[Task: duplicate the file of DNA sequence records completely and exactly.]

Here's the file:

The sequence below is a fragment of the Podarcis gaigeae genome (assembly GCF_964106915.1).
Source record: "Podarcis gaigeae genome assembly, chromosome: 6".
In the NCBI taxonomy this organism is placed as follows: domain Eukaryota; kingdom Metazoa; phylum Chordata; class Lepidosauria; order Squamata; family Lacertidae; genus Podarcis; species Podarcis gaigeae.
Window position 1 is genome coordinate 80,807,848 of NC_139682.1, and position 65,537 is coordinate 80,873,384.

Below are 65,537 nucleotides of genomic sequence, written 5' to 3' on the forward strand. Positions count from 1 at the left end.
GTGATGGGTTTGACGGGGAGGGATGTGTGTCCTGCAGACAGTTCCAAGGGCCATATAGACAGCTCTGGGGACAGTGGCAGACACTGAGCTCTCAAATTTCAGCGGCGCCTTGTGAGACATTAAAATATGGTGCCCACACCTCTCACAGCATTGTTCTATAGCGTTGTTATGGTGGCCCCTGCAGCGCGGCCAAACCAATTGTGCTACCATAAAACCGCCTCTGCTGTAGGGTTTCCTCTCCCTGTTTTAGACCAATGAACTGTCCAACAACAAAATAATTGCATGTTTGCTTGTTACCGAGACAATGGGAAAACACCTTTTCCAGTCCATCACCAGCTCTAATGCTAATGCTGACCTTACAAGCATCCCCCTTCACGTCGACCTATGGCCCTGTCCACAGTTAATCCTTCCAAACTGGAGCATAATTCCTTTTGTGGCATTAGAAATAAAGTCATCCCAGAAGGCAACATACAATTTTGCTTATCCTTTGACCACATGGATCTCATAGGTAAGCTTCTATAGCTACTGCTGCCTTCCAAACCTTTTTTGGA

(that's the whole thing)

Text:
The sequence below is a fragment of the Podarcis gaigeae genome (assembly GCF_964106915.1).
Source record: "Podarcis gaigeae genome assembly, chromosome: 6".
In the NCBI taxonomy this organism is placed as follows: domain Eukaryota; kingdom Metazoa; phylum Chordata; class Lepidosauria; order Squamata; family Lacertidae; genus Podarcis; species Podarcis gaigeae.
Window position 1 is genome coordinate 80,807,848 of NC_139682.1, and position 65,537 is coordinate 80,873,384.

Below are 65,537 nucleotides of genomic sequence, written 5' to 3' on the forward strand. Positions count from 1 at the left end.
GTGATGGGTTTGACGGGGAGGGATGTGTGTCCTGCAGACAGTTCCAAGGGCCATATAGACAGCTCTGGGGACAGTGGCAGACACTGAGCTCTCAAATTTCAGCGGCGCCTTGTGAGACATTAAAATATGGTGCCCACACCTCTCACAGCATTGTTCTATAGCGTTGTTATGGTGGCCCCTGCAGCGCGGCCAAACCAATTGTGCTACCATAAAACCGCCTCTGCTGTAGGGTTTCCTCTCCCTGTTTTAGACCAATGAACTGTCCAACAACAAAATAATTGCATGTTTGCTTGTTACCGAGACAATGGGAAAACACCTTTTCCAGTCCATCACCAGCTCTAATGCTAATGCTGACCTTACAAGCATCCCCCTTCACGTCGACCTATGGCCCTGTCCACAGTTAATCCTTCCAAACTGGAGCATAATTCCTTTTGTGGCATTAGAAATAAAGTCATCCCAGAAGGCAACATACAATTTTGCTTATCCTTTGACCACATGGATCTCATAGGTAAGCTTCTATAGCTACTGCTGCCTTCCAAACCTTTTTTGGA